BARCELONA, Spain — The recent acquisition of startup Deepfield gives Nokia a whole new angle on network automation and security, as Nokia officials are happily discussing while giving demos here at Mobile World Congress 2017.
Deepfield, acquired in a deal that closed Feb. 1, has spent four years sending out web spiders to map 138 billion IP addresses and counting, stuffing the information into a database called Cloud Genome.
But there’s more. By analyzing the connections and traffic it finds, the startup has figured out where the Internet’s major services live. It can identify the IP addresses that correspond to Netflix, for example, as well as the caches and content delivery networks (CDNs) being used by Netflix.
The result is the first-ever map of the “supply chain of the Internet,” built during the last four years through web-crawling spiders, says Tony Kourlas, director of product marketing for Nokia’s IP and optical business.
Now, at MWC, Nokia is displaying the service in action and starting to explain why the startup made an attractive acquisition.
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It has to do with network automation and, in a sense, intent-based networking. The latter term refers to an architecture where the operator would tell the network a desired outcome, and the network would configure itself to make it happen.
In addition to crawling the web, Deepfield gathers network telemetry from routers. That information, correlated with Cloud Genome, creates network insights that haven’t been possible before, Kourlas says.
Sticking to the Netflix example, Deepfield can watch IP addresses to tell if a router port is passing Netflix videos — and how many, and what bandwidth it’s providing to them. That opens up a network automation angle that Nokia could apply: If an ISP’s Netflix score is dropping due to congestion, Deepfield could signal the network to divert some streams to less congested parts of the network.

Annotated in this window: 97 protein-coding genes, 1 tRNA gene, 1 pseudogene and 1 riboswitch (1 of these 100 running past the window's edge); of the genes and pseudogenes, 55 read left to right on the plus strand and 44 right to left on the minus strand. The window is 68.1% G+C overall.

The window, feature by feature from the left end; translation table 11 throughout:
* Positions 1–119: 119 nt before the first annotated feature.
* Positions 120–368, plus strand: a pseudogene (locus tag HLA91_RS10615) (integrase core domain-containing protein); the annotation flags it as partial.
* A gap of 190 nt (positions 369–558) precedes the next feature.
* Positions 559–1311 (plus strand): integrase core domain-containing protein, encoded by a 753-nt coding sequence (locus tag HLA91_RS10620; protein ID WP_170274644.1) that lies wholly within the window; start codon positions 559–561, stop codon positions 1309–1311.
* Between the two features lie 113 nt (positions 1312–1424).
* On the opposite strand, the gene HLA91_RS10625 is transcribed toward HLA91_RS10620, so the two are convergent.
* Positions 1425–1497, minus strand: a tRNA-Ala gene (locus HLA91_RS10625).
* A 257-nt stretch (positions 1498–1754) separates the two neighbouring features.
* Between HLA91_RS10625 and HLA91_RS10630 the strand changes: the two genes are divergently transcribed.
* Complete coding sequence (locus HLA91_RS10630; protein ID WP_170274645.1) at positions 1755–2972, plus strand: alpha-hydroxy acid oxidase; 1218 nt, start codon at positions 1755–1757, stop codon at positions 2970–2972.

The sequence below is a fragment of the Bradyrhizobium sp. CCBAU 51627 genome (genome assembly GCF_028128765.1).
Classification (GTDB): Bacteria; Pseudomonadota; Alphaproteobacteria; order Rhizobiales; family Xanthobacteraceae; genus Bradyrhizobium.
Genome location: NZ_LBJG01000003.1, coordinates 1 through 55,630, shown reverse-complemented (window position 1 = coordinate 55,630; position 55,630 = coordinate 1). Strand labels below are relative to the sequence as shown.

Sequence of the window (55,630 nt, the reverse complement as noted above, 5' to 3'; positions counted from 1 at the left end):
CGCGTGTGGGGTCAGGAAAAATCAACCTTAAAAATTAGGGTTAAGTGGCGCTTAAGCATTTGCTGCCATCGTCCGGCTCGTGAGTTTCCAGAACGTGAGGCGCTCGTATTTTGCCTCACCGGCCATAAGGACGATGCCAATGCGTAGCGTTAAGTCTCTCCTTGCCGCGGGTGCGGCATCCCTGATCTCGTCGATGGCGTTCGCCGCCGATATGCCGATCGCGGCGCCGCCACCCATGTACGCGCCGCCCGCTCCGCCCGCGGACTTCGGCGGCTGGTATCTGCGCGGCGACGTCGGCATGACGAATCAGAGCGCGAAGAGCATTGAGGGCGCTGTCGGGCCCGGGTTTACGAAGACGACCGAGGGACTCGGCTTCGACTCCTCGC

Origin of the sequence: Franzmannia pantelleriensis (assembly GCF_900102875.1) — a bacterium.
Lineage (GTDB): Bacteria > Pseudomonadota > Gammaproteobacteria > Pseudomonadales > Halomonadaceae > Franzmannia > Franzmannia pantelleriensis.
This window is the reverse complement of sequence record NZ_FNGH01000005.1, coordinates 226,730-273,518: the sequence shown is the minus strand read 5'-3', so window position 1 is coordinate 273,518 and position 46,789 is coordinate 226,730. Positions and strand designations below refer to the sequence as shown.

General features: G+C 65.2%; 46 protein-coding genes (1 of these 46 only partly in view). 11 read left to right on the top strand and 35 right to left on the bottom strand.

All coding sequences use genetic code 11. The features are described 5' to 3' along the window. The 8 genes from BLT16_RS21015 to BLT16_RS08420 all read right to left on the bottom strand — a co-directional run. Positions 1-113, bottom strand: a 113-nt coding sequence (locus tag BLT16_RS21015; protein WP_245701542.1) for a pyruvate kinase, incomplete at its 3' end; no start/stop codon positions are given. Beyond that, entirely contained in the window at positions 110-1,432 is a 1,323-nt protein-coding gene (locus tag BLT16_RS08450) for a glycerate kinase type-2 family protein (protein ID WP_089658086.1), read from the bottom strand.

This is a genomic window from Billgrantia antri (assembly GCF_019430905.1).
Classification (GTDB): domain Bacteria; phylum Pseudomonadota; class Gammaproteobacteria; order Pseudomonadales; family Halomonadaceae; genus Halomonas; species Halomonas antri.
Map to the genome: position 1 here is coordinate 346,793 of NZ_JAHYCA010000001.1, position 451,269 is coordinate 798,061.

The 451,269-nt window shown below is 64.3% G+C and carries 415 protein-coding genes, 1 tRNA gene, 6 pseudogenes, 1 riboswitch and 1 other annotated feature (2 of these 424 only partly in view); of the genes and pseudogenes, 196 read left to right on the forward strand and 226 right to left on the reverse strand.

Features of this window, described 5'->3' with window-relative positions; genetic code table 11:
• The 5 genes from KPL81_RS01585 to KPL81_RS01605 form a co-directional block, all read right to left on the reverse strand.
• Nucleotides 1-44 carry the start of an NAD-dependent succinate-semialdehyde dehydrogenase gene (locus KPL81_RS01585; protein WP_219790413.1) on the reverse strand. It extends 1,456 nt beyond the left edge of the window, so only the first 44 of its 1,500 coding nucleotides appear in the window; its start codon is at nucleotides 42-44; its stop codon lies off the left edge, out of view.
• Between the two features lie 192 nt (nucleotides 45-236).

Another application — the one that the startup’s founders originally wanted to tackle when they left Arbor Networks — is DDoS mitigation. A typical DDoS mitigation appliance like Arbor’s will watch for traffic surges that look like volumetric attacks, then begin shunting that traffic away from the device being attacked.
Deepfield, on the other hand, can avoid some false positives, because its map of the Internet can help it discern an attack from a legitimate surge in traffic. And if an attack is detected, or if traffic is coming from a location known to be malicious, Deepfield can instruct the network to just start ignoring that traffic, rather than deflecting it as it arrives.
“It makes DDoS [mitigation] far more precise than it was before,” Kourlas says.
Another key to Deepfield is that it manages traffic without using deep packet inspection. DPI isn’t suited to scale to cloud-titan numbers of flows, and it can’t penetrate encrypted traffic.
The next steps for Deepfield will involve merging its capabilities with Nokia’s networking portfolio, which includes switches, optical transport, and, through Nuage, network virtualization. Nokia isn’t discussing any specifics yet.
Deepfield is available as a service, but it also can run in customized form. A customer can take what’s essentially a fork of Cloud Genome that will continue to explore and discover the Internet on its own.